Every seminary student learns that there are seven ways in which Jesus describes himself in the gospel of John by saying “I am,” and eight if you count the time he says “before Abraham was, I am.” Two of these are right here in the little scripture choices for communion under special circumstances: “I am the vine,” and “I am the bread of life, the living bread.”

These statements of Jesus in John are not merely explanations, they are claims. They are statements of identity. Ultimately in John’s gospel Jesus will identify himself with the God of all creation, but not before these statements of self description; I am the light of the world, I am the door, I am the good shepherd, I am the resurrection, I am the way, the truth, and the life.

When we gather as a community of followers of Jesus around the table of the Eucharist, we are doing more than reenacting the words and actions of that Last Supper in the upper room with Jesus and his closest friends. We are joining in that statement of identity Jesus makes, and by faith claiming it as the truth that stands in the center of who we are. We are saying that we are the people whose lives depend on the sustenance of this bread, and that sharing it is what makes us who we are.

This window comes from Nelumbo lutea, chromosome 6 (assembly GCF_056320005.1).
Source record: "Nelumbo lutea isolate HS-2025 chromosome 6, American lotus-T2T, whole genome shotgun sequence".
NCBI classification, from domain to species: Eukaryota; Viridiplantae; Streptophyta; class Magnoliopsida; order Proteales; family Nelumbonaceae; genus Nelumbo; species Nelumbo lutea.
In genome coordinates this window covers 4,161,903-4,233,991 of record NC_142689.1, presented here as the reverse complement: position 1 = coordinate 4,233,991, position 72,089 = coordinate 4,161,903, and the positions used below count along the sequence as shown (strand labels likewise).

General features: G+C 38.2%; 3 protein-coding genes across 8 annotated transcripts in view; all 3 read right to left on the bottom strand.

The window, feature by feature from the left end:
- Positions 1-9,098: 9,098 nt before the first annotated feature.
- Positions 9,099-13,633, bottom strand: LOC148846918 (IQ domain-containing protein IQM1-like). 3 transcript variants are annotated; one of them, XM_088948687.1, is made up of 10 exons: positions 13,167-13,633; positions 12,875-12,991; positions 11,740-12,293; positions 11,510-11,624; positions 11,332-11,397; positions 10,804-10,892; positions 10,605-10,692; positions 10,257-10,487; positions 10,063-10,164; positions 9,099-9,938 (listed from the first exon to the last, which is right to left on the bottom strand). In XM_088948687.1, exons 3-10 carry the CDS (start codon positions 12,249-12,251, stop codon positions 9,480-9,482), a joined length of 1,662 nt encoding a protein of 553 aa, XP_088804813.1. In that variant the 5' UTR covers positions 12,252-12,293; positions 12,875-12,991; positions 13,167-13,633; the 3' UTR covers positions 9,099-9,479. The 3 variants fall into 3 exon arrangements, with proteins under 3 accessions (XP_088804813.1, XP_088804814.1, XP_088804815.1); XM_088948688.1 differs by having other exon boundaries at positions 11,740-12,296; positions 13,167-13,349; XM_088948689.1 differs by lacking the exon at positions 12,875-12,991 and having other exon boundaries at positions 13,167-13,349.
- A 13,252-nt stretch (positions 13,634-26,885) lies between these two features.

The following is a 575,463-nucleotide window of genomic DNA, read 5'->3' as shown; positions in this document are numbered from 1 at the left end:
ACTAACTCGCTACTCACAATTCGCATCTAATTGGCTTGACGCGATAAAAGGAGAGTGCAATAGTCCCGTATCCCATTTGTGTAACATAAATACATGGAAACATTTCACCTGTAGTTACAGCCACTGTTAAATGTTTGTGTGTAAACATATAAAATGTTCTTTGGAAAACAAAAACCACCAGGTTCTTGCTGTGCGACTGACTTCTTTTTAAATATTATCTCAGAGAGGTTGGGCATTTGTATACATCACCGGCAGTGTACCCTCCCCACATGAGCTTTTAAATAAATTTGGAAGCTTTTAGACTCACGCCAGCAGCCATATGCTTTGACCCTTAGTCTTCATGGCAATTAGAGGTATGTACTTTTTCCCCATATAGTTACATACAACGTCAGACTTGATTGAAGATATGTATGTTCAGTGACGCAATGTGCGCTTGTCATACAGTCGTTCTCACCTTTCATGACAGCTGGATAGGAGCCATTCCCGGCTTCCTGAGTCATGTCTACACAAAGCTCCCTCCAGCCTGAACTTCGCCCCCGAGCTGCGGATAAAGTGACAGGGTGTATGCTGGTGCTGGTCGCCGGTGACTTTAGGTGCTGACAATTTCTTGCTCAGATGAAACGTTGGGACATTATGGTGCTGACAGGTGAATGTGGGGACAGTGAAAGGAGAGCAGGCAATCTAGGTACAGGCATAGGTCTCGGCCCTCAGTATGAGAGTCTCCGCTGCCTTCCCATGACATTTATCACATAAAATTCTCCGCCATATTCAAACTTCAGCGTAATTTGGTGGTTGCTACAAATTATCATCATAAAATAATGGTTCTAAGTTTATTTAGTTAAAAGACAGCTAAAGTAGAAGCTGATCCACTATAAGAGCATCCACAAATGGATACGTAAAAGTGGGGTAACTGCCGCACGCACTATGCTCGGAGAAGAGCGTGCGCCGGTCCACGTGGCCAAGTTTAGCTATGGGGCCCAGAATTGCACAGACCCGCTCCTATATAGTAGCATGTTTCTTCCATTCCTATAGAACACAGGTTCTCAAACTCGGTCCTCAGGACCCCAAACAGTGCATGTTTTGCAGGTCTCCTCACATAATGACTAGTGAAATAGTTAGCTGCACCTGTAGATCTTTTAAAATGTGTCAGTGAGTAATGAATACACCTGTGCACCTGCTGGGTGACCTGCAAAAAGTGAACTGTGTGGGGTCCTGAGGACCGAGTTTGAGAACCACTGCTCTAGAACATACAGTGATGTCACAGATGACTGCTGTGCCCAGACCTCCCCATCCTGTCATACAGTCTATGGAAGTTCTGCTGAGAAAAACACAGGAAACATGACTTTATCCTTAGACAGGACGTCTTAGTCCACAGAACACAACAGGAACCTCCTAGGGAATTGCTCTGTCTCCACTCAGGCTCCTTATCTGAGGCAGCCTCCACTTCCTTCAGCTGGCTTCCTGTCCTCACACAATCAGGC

And that’s why sharing the celebration of the table is something we take very seriously here. It’s why we take the table wherever our people are, wherever they may be.

Sharing the ministry of the table, sharing in the living bread that Jesus has given to us by giving himself for us, that is what makes us a Christian community. It’s not somehow that we become Christian and then earn a seat at the table. It is that by coming to the table, by sharing the table with others, we begin the work of being transformed into the community of disciples, the community of ministers, that we are called to be. The table makes us who we are.

Today marks a year since the events in Ferguson, Missouri that have brought us again to confront the enduring divisions of race in our nation, the bitter fruit of our country’s original sin. Today Michael Brown’s family will mourn him again, and today his friends and neighbors will take their cries for justice into the streets of their city. In the sad sequence of similar tragedies in the year since then, it seems harder and harder to catch a glimpse of a future of social harmony, of a vision that has a power to unite us greater than our tendency to stigmatize and demonize those who are unlike us.